Plans for a new ‘Centre of Excellence’ for the Central Alberta Child Advocacy Centre (CACAC) at the RDC Main Campus took a major step forward Friday.
The province officially announced the passing of an Order in Council on December 4 that enables RDC to allocate jost over one acre of land to the CACAC for construction of a new stand-alone facility in support of child advocacy services and education.
The approval relates directly to the Memorandum of Understanding signed by RDC and CACAC in February of this year which identified building the Centre of Excellence.
Terry Loewen, Board Chair for the CACAC says the new facility will allow them to not only help a growing number of children and families heal, but to also offer education on the issue of child abuse in our community.
“We work very hard on the healing part but we really have to get the prevention part going because that will stave-off a lot of the future abuse that’s going to go on,” says Loewen. “So the fact Red Deer College has stepped up and given us this land, that’s one thing but the other thing is the work that they’re going to do behind the scenes with their students at Red Deer College to work on the prevention and education part.”
Plans call for the three-story, 30,000 square foot Centre of Excellence to be built in the southwest area of RDC’s campus overlooking a nature pond surrounded by trees, a location Loewen feels is perfect.
“The people that are working in our centre are working around very dark issues and you have to look after the people that are working for you and their mental wellness as well,” explains Loewen. “They’re hearing the worst things that you could ever imagine. So it’s important they look out our window and they see a pond and trees and nature and they can go for a walk around the pond to clear their head because if they’re not mentally well, how are they going to help our children?”
With the CACAC’s capital campaign underway, Loewen hopes to see construction of the $8 million facility get started sometime in April or May.
“We’ve got a little over a million in the bank from events we’ve already done and the lottery home,” says Loewen. “We’re hoping if we can sell-out the lottery home, that will give us another million and a half and go forward there with hopefully some private funding which we’ve been working behind the scenes on already. If we can get to the $4 million mark come early spring, then a very generous businessman may put some security up for the remainder of the money so we can get started.”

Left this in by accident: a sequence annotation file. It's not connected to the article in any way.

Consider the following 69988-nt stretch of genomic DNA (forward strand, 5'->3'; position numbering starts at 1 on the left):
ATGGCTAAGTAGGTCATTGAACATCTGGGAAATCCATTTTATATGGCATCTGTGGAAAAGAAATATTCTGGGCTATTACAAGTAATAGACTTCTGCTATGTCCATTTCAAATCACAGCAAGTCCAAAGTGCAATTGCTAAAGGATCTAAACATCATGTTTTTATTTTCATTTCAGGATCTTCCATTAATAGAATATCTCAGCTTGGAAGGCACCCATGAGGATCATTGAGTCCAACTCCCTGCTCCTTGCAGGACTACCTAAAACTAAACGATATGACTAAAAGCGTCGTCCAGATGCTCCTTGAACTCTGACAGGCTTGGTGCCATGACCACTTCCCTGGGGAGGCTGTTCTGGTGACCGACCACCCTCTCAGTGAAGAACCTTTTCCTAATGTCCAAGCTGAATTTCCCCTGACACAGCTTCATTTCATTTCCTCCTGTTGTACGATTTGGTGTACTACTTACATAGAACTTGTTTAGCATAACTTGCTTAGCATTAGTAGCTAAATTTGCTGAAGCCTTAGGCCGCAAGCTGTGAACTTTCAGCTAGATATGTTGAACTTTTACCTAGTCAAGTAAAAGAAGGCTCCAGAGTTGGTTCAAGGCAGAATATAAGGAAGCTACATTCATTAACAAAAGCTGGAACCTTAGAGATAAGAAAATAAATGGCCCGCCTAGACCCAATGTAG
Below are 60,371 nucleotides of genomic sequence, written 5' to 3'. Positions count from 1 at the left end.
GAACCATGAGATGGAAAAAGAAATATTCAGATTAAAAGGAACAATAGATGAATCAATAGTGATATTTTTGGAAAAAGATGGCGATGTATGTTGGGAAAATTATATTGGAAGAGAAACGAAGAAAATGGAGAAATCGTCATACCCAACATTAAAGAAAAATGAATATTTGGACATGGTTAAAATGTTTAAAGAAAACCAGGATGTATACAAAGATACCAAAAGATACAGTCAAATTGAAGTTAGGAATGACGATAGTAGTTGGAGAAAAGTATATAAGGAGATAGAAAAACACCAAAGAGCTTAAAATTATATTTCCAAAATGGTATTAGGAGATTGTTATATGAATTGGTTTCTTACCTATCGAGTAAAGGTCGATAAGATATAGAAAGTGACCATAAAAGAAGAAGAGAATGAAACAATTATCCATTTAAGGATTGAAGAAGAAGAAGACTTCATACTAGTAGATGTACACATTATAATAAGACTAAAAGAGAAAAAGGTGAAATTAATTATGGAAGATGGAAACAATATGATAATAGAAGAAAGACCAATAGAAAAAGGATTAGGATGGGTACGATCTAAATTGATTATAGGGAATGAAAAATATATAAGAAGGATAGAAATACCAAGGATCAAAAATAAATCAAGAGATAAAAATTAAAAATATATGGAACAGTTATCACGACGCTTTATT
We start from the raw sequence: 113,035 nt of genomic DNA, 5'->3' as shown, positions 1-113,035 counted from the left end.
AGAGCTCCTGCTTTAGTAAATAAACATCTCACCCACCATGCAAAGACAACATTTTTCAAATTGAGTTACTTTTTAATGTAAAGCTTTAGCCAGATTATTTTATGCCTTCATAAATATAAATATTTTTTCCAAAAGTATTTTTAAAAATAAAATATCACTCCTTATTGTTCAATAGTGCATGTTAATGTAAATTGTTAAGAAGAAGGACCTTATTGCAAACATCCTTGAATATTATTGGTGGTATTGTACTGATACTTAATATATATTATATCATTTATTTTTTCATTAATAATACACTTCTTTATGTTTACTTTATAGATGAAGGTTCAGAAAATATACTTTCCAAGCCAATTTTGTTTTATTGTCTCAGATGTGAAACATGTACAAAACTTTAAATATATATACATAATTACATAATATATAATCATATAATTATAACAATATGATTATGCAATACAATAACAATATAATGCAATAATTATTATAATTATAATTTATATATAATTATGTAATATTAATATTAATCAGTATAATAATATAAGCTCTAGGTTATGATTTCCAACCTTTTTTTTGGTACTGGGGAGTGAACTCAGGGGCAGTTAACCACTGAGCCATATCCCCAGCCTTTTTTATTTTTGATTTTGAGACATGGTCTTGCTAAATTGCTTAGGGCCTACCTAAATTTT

RDC President and CEO Joel Ward says the 50-year land lease they’re offering the Centre of Excellence is not only great for the CACAC but also for the type of institution they’re trying to build at RDC.
“This new university will be the type of university that looks for partnerships like that,” states Ward. “It provides opportunities for our students, makes a difference in our communities and enables the partnerships we already have to continue to grow. But more importantly the work that they need to do and the work that they’re doing, we have to support because this area is one that unfortunately has a very growing need and this will do a lot to address the families and children in distress in central Alberta.”
Ward points-out a lot of the work done by the centre aligns well the programs they offer at RDC.
“Our Justice Studies program, our Sociology program, our Early Childhood Education program, our Education degree, enabling our teachers to understand and look for the symptoms of children in distress right in the classroom, so early intervention,” he explains. “So we have an opportunity not only to support what the Child Advocacy Centre is doing but provide great learning opportunities for our students who can go into that field and make a difference.”
Red Deer South MLA Barb Miller admits the centre is something you wish the community didn’t need but adds she’s grateful to have it and the new Centre of Excellence on the way.
“They posted the other day that 318 cases had come through their office in less than a year,” exclaims Miller. “This Centre of Excellence that we’re going to build here is going to be top of the line and help all the kids and youth that unfortunately need this service. What we’ve done is we’ve allowed all of the different branches of Children’s Services, Health Services, everything to go on site so the children only have to be interviewed once so it reduces the trauma and makes things easier for them.”
Officials say the Centre of Excellence will also expand victim support services, as well as offer increasing programs for vulnerable individuals, children, youth and families closer to home.
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